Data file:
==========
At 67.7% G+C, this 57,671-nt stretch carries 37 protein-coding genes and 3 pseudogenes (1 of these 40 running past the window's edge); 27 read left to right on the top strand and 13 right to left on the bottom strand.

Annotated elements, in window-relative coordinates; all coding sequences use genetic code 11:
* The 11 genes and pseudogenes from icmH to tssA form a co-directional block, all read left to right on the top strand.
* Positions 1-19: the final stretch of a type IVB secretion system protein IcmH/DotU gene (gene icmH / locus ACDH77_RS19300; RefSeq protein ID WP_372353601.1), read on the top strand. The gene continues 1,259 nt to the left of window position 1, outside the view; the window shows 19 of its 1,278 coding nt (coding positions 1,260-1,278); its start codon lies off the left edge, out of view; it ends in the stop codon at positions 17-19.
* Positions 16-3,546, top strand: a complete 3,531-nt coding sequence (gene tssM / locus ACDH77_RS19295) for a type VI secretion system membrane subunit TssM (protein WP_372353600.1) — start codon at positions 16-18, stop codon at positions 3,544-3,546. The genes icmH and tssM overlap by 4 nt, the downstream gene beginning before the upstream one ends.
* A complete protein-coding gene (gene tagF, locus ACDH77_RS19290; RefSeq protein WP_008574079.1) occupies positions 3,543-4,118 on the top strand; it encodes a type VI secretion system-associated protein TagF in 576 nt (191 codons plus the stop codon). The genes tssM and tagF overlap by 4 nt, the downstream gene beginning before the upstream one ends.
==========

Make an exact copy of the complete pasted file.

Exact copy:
At 67.7% G+C, this 57,671-nt stretch carries 37 protein-coding genes and 3 pseudogenes (1 of these 40 running past the window's edge); 27 read left to right on the top strand and 13 right to left on the bottom strand.

Annotated elements, in window-relative coordinates; all coding sequences use genetic code 11:
* The 11 genes and pseudogenes from icmH to tssA form a co-directional block, all read left to right on the top strand.
* Positions 1-19: the final stretch of a type IVB secretion system protein IcmH/DotU gene (gene icmH / locus ACDH77_RS19300; RefSeq protein ID WP_372353601.1), read on the top strand. The gene continues 1,259 nt to the left of window position 1, outside the view; the window shows 19 of its 1,278 coding nt (coding positions 1,260-1,278); its start codon lies off the left edge, out of view; it ends in the stop codon at positions 17-19.
* Positions 16-3,546, top strand: a complete 3,531-nt coding sequence (gene tssM / locus ACDH77_RS19295) for a type VI secretion system membrane subunit TssM (protein WP_372353600.1) — start codon at positions 16-18, stop codon at positions 3,544-3,546. The genes icmH and tssM overlap by 4 nt, the downstream gene beginning before the upstream one ends.
* A complete protein-coding gene (gene tagF, locus ACDH77_RS19290; RefSeq protein WP_008574079.1) occupies positions 3,543-4,118 on the top strand; it encodes a type VI secretion system-associated protein TagF in 576 nt (191 codons plus the stop codon). The genes tssM and tagF overlap by 4 nt, the downstream gene beginning before the upstream one ends.